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Friday, March 22 , 2019, 6:08 pm | A Few Clouds 60º

 
 
 
 

Captain’s Log: Do You Dream of Being a Fishing Boat Captain? WaveWalker Charters Is for Sale

Capt. David Bacon at the helm of the WaveWalker charter boat Click to view larger
Capt. David Bacon at the helm of the WaveWalker charter boat. (Contributed photo)

Most people who fish dream of getting into the charter business at some point. The age-old question is whether it is best to buy an existing business with a good reputation, clientele and revenue stream, or start from scratch. That question is worth pondering because I am putting my WaveWalker Charters business up for sale.

I have come to the decision that it is time to sell my charter business. My charter boat, WaveWalker, needs to be repowered and various smaller things done. The reality I’m looking at is that my back and knees won’t allow me to work at sea for enough additional years to make those engines and upgrades pay for themselves and turn a profit. So, I’ve made the decision to sell my charter business, with or without the 31-foot-length-overall Grady White (Atlantic 26 model).

This is an excellent study-case scenario for someone who is thinking about getting into the charter business, and I offer this discussion of my own journey as a charter captain and charter business owner.

It is fun to picture yourself as captain of a charter fishing boat because it is the stuff people dream about — being in command at sea with everyone looking up to you as the experienced fishing expert who can put paying passengers on fish while keeping everyone safe and behaving themselves. You can make some money or have a great tax write-off, if you prefer. You are your own boss, and you become part of a fantastic industry with other captains and crew.

Some of those industry captains may be people you have looked up to and admired for years and who were successful at putting you on fish time and time again. Captains live by an old code in that we are known to be friendly among ourselves or at times at each other’s throats, but every one of us will go in harm’s way to help each other at sea when things turn dangerous. The allure of being a respected sea captain is a powerfully compelling force.

If you are one who yearns for that fabled life, an important question is whether it is better to buy an existing business or start a brand-new one and slowly build it up over years. Buying an existing charter business with a good reputation for catching fish, having a friendly crew and keeping people safe, plus name recognition from years of advertising and word of mouth, an existing clientele and revenue stream, makes a great deal of sense. A bonus is having a renowned skipper available for advice, because he or she wants to see you succeed. That is what I intend to do to help the buyer of my business.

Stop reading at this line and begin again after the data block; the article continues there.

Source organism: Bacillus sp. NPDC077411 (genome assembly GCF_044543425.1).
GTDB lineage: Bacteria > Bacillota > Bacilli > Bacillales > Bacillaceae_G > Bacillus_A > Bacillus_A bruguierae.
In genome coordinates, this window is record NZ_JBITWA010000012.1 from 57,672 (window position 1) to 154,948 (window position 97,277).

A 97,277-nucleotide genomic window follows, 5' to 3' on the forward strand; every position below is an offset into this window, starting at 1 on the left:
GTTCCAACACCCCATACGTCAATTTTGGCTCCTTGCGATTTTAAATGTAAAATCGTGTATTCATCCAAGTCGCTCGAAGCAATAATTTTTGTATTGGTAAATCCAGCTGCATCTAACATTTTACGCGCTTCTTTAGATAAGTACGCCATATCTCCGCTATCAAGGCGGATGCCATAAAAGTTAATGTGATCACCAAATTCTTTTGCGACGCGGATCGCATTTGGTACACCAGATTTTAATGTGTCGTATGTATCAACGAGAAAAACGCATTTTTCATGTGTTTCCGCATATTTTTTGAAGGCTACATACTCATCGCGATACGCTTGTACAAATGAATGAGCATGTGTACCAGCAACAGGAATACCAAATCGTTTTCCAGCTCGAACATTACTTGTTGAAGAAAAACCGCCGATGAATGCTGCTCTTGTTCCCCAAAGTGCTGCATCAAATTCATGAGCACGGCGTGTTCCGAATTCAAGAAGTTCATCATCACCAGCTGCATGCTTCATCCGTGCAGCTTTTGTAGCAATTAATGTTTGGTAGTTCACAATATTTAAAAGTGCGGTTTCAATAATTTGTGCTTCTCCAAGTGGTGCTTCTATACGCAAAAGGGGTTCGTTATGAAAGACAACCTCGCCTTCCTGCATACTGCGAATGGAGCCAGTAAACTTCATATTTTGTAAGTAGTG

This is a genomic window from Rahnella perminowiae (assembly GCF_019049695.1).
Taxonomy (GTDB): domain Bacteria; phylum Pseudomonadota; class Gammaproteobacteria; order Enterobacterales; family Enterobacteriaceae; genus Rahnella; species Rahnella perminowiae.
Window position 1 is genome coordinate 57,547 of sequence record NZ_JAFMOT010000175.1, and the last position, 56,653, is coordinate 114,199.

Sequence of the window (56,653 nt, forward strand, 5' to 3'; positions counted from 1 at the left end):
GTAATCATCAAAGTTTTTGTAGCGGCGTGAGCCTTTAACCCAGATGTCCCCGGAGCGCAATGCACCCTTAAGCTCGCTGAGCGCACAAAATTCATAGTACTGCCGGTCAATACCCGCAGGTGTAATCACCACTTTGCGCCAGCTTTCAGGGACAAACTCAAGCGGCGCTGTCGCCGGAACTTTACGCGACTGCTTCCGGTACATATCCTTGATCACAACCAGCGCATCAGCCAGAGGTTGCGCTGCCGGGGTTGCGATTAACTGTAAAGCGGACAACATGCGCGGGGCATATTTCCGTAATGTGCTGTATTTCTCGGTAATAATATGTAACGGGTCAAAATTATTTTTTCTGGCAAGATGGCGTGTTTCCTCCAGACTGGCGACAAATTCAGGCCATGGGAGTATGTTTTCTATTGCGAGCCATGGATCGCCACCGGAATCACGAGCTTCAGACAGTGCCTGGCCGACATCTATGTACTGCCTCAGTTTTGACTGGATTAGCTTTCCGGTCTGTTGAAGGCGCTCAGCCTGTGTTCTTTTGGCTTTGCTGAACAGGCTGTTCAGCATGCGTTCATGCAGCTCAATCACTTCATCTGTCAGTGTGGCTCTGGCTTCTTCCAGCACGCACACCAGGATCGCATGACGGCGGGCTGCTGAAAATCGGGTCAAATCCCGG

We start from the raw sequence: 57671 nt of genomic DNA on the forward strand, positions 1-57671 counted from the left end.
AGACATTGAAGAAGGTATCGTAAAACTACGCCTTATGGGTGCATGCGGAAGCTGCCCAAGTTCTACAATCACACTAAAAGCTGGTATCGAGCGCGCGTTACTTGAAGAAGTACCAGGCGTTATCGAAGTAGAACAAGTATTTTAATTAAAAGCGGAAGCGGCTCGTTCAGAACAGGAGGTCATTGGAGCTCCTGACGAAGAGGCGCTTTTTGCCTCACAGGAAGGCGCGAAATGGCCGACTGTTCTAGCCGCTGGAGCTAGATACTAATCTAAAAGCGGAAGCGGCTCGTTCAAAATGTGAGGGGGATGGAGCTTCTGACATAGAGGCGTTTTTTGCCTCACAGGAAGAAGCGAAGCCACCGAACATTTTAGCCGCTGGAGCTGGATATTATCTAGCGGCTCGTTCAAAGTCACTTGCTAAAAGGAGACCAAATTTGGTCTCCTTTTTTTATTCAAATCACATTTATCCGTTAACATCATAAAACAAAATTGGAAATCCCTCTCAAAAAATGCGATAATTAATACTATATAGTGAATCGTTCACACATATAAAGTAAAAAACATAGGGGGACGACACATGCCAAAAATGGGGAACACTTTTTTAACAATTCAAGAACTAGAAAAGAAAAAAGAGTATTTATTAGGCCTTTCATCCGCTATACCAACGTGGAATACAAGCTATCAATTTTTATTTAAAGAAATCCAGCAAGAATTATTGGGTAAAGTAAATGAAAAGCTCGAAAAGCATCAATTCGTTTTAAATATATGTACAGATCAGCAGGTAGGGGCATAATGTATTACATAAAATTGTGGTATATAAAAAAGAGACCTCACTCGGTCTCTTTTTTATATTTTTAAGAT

Some people might prefer to start from scratch, getting the captain’s license, buying a boat and outfitting it with safety gear, electronics, charts, rods/reels, gaffs, nets, fishing tackle, etc., etc. Then comes the registration, business licenses, insurance, and Department of Fish and Wildlife licensing and regulations. The choice of which way to go is a personal decision. It can be argued that the money saved by not paying for the value of an existing business is offset by the loss of revenue that would come with an existing business. Then there are the costs and time of building a new reputation for your business.

Buying an existing long-term charter business is the quickest and easiest way to get into the business and actually have some business from the get-go. In my case, I will be referring existing clients and offering advice, knowledge and my prized waypoints or fishing hotspots.

For serious offers on WaveWalker Charters, email me at [email protected].

— Capt. David Bacon operates WaveWalker Charters and is president of SOFTIN Inc., a nonprofit organization providing seafaring opportunities for those in need. Visit softininc.blogspot.com to learn more about the organization and how you can help. Click here to read previous columns. The opinions expressed are his own.

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